Thursday, November 6, 2008


Judas was one of Jesus' disciples. Questions remain concerning why he betrayed Jesus, but the reality also remains that he did betray Jesus for thirty pieces of silver (see Matthew 26:47-50). The night was long, and by morning the chief priests and elders had decided Jesus should be put to death. When Judas heard this, he was "seized with remorse." He couldn't undo what had been done; he could only return the silver and confess his wrongdoing. His reception was less than empathetic: "What is that to us? That's your responsibility" (Matthew 27:4).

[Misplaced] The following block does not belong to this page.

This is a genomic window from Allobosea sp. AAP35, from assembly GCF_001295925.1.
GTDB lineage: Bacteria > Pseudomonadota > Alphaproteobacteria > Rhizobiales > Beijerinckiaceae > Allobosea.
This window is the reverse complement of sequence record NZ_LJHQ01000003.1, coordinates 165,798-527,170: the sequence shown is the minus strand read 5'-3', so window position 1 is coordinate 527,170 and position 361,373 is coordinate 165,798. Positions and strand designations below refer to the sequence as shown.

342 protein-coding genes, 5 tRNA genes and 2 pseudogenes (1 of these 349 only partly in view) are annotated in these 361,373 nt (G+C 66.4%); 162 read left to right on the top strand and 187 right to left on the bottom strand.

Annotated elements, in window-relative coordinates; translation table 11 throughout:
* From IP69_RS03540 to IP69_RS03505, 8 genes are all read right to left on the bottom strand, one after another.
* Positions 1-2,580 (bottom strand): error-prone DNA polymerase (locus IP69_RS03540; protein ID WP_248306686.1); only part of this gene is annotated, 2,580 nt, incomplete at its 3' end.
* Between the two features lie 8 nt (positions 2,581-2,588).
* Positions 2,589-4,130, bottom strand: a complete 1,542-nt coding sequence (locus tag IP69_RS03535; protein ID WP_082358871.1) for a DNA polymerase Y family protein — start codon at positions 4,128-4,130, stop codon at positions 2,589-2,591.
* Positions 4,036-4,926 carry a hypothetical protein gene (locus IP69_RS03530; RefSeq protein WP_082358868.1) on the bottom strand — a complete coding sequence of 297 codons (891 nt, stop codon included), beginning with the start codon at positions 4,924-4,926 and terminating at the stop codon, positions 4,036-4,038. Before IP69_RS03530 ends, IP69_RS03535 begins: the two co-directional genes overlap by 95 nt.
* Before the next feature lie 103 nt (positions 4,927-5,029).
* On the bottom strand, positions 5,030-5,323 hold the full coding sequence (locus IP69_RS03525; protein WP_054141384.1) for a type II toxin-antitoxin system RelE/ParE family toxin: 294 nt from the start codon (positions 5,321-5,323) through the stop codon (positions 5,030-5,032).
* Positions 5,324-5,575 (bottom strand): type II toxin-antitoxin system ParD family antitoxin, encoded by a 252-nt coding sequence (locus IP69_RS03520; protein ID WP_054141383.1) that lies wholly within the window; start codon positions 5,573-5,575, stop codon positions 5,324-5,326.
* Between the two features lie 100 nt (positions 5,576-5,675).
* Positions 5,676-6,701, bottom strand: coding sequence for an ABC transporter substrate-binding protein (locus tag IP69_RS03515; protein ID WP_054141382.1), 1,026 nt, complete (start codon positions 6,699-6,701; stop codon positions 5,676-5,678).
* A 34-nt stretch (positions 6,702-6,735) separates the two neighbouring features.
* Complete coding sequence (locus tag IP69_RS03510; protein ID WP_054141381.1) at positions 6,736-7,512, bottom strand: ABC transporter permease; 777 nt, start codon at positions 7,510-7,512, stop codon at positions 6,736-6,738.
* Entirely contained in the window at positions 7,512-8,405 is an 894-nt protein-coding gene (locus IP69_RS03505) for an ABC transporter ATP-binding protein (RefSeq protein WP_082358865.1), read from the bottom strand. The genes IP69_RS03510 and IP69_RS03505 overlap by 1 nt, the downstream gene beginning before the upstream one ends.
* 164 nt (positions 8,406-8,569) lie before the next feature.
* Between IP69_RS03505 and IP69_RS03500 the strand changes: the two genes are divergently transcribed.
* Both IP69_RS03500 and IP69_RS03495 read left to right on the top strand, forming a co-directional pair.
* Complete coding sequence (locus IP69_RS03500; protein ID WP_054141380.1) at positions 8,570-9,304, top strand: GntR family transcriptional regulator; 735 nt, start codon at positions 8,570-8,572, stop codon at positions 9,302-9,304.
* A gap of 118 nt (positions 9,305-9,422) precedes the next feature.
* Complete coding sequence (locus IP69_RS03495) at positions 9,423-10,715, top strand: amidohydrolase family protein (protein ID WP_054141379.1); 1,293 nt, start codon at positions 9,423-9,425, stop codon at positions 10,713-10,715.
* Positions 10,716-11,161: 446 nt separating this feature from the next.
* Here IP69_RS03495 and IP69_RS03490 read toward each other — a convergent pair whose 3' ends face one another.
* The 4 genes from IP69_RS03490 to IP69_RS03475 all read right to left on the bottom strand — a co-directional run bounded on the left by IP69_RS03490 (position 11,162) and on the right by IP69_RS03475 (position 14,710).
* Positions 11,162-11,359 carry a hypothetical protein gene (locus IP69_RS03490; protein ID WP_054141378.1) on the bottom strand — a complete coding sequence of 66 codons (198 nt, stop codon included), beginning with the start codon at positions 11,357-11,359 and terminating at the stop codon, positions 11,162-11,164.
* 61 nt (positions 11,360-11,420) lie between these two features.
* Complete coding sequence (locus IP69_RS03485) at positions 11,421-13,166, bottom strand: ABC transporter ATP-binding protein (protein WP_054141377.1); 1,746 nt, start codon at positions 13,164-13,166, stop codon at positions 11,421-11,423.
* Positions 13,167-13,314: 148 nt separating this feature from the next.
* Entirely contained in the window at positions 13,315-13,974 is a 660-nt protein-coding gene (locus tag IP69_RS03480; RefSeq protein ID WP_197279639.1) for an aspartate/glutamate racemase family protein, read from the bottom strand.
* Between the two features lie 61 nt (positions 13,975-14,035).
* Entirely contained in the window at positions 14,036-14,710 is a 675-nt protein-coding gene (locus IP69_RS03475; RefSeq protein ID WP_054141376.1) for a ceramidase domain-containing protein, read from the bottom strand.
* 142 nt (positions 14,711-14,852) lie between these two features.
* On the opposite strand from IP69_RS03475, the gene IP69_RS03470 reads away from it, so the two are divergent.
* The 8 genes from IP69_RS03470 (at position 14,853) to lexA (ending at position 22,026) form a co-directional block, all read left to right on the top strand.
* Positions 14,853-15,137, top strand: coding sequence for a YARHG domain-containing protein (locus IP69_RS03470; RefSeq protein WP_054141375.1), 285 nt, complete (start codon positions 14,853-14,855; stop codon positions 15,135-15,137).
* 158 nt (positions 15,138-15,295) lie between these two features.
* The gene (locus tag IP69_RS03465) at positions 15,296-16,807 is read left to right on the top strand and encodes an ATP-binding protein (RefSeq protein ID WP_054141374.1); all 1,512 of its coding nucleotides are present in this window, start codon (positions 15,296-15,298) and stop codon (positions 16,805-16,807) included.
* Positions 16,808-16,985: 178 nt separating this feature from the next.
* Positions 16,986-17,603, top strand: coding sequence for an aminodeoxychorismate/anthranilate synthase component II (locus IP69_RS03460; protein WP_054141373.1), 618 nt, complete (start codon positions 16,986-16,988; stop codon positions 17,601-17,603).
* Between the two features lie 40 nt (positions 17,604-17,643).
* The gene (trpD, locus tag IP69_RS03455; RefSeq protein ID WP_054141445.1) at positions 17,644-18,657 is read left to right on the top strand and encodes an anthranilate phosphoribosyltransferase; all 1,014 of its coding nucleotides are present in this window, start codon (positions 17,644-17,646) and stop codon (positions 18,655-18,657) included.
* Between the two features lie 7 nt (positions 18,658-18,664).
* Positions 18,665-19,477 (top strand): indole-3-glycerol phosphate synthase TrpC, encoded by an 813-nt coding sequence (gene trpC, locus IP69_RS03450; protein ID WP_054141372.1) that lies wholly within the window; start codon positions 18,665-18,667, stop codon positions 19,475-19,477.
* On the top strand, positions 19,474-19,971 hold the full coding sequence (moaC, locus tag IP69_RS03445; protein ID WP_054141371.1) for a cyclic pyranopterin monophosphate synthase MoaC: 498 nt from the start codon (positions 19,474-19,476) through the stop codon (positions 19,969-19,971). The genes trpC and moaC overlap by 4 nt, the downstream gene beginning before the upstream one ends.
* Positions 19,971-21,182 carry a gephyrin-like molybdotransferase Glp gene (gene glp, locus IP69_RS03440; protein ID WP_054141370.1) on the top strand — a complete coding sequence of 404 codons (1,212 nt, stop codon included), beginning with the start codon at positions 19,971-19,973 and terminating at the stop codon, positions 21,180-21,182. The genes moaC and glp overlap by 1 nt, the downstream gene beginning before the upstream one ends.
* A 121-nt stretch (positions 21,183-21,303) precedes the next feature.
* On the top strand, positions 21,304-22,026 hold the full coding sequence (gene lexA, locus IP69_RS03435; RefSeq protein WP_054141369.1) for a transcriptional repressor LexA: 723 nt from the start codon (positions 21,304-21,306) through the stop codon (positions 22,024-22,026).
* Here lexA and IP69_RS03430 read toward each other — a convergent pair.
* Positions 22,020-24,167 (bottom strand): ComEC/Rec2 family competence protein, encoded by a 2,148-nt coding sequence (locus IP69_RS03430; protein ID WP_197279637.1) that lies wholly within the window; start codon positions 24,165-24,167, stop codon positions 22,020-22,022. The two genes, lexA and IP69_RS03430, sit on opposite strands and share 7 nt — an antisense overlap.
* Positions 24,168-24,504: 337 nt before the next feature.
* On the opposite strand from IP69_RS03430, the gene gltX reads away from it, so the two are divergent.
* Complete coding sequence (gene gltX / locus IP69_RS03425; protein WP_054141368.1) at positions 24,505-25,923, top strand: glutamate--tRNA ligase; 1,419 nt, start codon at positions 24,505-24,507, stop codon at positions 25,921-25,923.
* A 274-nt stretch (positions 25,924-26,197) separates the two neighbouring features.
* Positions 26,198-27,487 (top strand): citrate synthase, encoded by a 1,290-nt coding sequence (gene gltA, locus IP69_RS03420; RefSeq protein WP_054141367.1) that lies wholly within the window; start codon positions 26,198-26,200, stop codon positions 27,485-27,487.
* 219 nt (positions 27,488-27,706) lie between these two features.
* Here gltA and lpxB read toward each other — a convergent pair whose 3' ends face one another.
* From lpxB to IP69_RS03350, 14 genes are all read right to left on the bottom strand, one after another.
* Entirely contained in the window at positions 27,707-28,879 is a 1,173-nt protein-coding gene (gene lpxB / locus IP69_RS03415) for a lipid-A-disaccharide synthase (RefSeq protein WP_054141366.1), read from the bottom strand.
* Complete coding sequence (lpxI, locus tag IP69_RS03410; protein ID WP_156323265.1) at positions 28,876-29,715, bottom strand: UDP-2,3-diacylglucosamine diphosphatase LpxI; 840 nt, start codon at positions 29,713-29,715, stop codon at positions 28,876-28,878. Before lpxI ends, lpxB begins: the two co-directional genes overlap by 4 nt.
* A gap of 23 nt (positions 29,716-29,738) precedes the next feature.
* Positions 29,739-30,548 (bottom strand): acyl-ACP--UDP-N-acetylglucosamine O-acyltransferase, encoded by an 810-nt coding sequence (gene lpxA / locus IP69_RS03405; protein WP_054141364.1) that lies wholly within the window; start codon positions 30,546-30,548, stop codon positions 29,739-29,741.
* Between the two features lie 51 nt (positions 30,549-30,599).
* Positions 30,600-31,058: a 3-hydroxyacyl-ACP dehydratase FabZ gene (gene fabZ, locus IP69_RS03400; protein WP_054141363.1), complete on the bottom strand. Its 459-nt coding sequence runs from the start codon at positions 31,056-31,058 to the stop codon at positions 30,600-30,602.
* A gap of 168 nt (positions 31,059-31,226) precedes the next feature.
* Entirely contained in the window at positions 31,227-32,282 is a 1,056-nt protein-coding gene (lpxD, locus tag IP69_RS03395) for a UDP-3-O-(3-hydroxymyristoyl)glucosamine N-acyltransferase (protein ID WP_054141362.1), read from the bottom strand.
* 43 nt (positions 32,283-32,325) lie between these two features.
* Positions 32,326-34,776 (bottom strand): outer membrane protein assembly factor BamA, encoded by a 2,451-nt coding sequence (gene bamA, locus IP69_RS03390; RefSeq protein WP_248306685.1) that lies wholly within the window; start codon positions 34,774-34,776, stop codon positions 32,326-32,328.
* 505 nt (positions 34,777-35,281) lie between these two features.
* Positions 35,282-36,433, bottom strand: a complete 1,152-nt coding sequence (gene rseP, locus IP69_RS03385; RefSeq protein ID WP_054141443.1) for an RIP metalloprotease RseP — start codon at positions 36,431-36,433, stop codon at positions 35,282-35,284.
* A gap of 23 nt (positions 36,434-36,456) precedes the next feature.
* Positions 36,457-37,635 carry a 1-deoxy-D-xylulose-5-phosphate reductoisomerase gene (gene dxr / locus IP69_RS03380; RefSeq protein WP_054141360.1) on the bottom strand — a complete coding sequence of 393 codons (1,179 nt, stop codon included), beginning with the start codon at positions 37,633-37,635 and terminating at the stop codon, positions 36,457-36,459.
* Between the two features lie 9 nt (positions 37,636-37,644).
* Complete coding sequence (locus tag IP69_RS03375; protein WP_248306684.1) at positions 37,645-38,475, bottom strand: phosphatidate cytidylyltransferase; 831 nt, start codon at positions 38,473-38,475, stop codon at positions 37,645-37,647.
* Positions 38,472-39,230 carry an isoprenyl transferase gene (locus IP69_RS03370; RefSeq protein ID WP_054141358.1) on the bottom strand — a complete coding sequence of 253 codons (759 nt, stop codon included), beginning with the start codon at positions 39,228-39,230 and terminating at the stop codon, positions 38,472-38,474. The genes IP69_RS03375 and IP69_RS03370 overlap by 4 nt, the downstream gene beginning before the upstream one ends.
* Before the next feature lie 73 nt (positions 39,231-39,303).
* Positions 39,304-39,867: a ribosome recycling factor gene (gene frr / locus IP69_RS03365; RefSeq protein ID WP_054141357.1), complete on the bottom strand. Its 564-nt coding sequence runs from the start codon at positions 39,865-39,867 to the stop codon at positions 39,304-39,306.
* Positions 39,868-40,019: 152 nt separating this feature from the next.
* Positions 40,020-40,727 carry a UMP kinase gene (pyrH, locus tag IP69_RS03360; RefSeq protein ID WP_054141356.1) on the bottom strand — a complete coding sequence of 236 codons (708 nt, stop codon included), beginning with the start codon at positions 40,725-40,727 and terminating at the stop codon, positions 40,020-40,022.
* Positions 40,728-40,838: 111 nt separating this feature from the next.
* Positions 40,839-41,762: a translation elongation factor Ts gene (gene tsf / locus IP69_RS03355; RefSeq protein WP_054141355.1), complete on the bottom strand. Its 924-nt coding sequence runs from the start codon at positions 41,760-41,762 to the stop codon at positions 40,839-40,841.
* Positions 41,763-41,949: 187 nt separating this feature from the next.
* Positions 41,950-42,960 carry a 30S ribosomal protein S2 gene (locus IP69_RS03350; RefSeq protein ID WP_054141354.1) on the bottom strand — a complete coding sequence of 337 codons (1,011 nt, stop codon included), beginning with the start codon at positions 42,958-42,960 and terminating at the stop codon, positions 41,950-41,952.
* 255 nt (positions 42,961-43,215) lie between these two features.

"So Judas threw the money into the temple and left." Imagine the scene. Think about the religious leaders here, and about Judas. I wonder whether the situation was more awkward or more tense. It got worse when Judas hanged himself and the chief priests were left debating what they were to do with the money. They couldn't put it in the temple treasury because it was blood money. They money they had taken from the treasury was tainted now by the events they had set in motion. Somehow they still managed to ignore the hypocrisy of being careful not to re-deposit the thirty coins while still pursuing crucifixion of an innocent man.

It is amazing how thoroughly we hide from ourselves.

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